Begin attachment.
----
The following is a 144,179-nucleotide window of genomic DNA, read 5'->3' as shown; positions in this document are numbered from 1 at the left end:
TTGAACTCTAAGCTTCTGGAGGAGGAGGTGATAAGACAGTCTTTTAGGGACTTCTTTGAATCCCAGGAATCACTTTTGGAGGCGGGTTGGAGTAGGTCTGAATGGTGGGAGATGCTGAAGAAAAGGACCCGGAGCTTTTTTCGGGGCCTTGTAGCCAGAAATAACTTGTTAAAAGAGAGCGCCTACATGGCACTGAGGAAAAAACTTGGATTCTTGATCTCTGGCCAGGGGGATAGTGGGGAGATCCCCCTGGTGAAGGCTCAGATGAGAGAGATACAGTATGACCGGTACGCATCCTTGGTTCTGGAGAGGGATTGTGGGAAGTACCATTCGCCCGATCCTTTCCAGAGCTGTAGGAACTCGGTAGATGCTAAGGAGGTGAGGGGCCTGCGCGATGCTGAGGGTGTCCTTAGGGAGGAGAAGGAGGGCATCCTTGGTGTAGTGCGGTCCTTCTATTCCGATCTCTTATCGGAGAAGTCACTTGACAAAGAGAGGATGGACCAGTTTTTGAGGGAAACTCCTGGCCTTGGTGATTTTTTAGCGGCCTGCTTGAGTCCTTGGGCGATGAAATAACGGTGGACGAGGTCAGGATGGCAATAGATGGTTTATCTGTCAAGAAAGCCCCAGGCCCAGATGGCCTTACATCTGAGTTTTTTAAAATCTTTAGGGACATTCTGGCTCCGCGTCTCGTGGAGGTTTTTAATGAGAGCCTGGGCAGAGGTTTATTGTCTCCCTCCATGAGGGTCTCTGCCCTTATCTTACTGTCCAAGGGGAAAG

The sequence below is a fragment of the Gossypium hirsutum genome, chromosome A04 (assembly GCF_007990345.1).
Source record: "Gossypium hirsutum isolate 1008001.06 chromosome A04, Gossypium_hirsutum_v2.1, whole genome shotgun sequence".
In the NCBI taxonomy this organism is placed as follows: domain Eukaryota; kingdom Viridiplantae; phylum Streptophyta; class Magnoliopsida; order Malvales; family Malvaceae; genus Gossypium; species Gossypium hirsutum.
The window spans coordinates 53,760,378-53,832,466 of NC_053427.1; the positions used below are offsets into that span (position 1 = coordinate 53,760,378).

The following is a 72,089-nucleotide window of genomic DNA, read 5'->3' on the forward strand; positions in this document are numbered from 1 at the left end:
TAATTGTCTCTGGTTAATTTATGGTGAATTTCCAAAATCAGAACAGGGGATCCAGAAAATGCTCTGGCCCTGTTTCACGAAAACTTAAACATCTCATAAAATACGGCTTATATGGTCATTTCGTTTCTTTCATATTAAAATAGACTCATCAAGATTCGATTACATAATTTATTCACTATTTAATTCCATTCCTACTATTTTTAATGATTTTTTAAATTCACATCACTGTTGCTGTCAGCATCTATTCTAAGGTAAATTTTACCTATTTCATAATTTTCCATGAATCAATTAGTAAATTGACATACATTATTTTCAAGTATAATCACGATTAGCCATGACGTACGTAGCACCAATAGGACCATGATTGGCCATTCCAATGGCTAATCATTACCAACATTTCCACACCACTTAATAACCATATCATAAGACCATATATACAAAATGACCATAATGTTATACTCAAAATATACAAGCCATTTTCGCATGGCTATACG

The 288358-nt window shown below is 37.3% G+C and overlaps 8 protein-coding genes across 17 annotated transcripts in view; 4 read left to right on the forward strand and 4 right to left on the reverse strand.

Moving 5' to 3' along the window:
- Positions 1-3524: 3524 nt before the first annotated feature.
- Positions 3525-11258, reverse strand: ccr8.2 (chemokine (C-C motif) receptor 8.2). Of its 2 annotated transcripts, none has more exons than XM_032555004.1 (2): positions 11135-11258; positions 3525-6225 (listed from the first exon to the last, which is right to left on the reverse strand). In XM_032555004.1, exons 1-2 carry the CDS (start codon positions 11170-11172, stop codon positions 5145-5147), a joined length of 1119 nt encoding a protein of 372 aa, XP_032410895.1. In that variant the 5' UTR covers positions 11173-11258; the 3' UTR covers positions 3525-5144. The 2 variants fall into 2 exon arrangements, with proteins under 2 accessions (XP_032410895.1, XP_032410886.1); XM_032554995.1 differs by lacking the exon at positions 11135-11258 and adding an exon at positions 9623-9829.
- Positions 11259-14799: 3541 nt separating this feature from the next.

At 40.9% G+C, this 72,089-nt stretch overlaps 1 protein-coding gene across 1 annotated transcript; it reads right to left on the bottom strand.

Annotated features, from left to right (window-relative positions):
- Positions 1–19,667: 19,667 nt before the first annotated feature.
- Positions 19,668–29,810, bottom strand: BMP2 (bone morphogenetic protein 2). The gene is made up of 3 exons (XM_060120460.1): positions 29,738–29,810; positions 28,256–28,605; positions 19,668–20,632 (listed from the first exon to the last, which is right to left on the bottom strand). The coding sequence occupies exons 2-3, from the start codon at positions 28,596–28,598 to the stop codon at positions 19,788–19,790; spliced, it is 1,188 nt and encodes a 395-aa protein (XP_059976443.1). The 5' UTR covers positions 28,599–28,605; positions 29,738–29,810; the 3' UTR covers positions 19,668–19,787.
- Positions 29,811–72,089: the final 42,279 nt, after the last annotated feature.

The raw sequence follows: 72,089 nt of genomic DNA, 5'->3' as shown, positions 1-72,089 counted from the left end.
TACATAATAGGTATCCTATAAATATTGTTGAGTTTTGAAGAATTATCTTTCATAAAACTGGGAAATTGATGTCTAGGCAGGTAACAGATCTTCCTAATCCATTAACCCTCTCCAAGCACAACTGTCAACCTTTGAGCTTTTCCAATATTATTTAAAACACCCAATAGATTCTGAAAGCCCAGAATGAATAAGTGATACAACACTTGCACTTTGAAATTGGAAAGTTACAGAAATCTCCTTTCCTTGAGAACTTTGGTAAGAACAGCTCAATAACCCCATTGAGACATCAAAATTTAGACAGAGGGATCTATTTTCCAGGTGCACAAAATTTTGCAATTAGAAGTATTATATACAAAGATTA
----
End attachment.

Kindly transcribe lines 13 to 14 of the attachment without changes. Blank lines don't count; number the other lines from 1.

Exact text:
- Positions 11259-14799: 3541 nt separating this feature from the next.

At 40.9% G+C, this 72,089-nt stretch overlaps 1 protein-coding gene across 1 annotated transcript; it reads right to left on the bottom strand.